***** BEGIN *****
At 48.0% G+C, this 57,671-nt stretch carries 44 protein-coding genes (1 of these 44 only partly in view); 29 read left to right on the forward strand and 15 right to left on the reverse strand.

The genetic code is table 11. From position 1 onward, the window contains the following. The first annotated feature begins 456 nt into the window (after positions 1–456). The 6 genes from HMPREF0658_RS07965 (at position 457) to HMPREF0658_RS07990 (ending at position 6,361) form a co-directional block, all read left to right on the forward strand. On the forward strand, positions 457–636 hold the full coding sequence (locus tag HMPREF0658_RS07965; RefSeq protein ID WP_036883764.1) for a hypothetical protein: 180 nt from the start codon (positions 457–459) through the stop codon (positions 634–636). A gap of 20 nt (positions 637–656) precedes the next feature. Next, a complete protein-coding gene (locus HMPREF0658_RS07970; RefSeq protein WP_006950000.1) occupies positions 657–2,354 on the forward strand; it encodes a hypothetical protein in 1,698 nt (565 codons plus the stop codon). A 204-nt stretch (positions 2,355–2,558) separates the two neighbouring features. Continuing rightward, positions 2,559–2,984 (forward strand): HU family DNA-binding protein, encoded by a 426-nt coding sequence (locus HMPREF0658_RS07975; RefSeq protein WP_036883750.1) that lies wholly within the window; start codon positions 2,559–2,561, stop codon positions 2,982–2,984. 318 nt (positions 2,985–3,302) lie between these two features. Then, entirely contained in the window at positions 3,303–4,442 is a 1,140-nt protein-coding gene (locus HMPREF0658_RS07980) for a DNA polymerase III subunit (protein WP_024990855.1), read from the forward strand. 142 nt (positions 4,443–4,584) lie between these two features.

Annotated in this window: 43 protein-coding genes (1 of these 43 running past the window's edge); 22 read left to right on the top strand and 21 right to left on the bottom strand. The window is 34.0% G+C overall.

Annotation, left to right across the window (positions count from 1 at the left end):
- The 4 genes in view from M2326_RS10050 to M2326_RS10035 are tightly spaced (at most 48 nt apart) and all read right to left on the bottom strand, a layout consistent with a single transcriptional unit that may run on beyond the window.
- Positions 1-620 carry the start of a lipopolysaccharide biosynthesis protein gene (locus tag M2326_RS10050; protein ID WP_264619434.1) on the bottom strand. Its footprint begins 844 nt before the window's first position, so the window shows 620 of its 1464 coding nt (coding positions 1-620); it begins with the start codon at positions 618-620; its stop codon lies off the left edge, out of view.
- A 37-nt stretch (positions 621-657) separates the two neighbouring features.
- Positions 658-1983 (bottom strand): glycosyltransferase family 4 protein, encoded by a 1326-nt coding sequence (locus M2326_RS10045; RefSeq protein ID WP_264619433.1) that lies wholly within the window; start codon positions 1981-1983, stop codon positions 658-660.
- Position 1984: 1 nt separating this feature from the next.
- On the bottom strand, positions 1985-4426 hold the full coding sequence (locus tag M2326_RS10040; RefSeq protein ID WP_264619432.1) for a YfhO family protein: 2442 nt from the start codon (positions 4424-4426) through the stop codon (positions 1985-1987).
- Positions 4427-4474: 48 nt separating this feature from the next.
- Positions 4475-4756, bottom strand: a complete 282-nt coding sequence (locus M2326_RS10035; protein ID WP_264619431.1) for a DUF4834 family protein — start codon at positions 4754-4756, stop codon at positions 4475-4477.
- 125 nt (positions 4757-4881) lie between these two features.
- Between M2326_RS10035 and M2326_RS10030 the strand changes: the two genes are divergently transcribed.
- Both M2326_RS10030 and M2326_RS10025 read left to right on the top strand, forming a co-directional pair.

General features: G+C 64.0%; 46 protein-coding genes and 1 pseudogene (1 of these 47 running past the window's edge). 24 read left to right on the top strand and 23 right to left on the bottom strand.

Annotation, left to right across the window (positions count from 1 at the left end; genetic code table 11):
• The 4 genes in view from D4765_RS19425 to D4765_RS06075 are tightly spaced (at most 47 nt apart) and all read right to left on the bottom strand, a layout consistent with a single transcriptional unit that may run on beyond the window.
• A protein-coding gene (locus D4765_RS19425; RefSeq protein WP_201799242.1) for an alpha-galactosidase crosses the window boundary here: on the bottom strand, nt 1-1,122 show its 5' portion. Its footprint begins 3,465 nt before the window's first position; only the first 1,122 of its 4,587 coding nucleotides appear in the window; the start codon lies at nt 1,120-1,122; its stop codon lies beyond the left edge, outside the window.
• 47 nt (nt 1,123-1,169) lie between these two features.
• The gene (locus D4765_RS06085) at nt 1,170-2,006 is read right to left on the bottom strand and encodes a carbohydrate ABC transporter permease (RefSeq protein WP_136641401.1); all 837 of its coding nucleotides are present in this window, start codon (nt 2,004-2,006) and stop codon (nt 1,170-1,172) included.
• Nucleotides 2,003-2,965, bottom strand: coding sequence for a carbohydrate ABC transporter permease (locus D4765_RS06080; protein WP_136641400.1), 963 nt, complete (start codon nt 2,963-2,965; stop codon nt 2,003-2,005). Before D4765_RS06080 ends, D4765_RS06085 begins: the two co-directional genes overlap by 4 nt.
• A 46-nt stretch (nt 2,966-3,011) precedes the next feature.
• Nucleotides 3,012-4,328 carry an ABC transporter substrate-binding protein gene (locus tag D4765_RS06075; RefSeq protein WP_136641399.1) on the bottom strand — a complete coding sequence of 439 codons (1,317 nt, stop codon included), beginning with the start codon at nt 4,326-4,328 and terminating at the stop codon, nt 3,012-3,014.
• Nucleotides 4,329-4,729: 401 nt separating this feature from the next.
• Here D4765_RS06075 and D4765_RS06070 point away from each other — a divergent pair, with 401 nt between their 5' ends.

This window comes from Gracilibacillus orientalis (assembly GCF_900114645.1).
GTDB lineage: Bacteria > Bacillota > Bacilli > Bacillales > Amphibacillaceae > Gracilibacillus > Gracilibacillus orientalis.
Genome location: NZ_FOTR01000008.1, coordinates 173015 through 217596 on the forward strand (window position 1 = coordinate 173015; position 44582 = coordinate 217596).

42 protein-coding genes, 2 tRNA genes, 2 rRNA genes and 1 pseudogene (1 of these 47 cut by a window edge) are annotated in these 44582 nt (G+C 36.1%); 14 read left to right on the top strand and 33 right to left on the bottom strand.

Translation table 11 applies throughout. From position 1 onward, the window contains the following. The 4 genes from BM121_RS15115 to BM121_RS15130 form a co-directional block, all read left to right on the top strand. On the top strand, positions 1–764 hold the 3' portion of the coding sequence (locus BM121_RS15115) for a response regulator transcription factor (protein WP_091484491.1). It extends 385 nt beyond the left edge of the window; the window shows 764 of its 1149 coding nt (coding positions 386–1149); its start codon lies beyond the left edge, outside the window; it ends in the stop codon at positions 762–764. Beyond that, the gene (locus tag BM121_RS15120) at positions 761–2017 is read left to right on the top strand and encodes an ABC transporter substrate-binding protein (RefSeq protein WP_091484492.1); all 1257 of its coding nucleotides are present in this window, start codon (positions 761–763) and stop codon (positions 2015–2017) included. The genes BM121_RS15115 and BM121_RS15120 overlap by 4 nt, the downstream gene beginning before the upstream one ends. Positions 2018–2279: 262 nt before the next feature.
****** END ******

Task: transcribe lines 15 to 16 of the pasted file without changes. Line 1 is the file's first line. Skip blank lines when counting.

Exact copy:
- Both M2326_RS10030 and M2326_RS10025 read left to right on the top strand, forming a co-directional pair.

General features: G+C 64.0%; 46 protein-coding genes and 1 pseudogene (1 of these 47 running past the window's edge). 24 read left to right on the top strand and 23 right to left on the bottom strand.